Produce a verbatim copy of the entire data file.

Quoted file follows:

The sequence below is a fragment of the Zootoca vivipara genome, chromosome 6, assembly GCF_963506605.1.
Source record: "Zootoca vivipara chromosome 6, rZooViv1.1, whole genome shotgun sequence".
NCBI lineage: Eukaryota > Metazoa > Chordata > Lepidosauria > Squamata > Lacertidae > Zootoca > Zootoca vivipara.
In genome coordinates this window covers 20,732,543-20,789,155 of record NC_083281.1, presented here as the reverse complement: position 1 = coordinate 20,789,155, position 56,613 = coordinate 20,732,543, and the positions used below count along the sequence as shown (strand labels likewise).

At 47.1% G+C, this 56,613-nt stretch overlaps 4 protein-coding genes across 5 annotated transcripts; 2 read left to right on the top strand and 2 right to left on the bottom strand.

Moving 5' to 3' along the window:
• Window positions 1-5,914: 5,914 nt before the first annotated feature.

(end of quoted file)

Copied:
The sequence below is a fragment of the Zootoca vivipara genome, chromosome 6, assembly GCF_963506605.1.
Source record: "Zootoca vivipara chromosome 6, rZooViv1.1, whole genome shotgun sequence".
NCBI lineage: Eukaryota > Metazoa > Chordata > Lepidosauria > Squamata > Lacertidae > Zootoca > Zootoca vivipara.
In genome coordinates this window covers 20,732,543-20,789,155 of record NC_083281.1, presented here as the reverse complement: position 1 = coordinate 20,789,155, position 56,613 = coordinate 20,732,543, and the positions used below count along the sequence as shown (strand labels likewise).

At 47.1% G+C, this 56,613-nt stretch overlaps 4 protein-coding genes across 5 annotated transcripts; 2 read left to right on the top strand and 2 right to left on the bottom strand.

Moving 5' to 3' along the window:
• Window positions 1-5,914: 5,914 nt before the first annotated feature.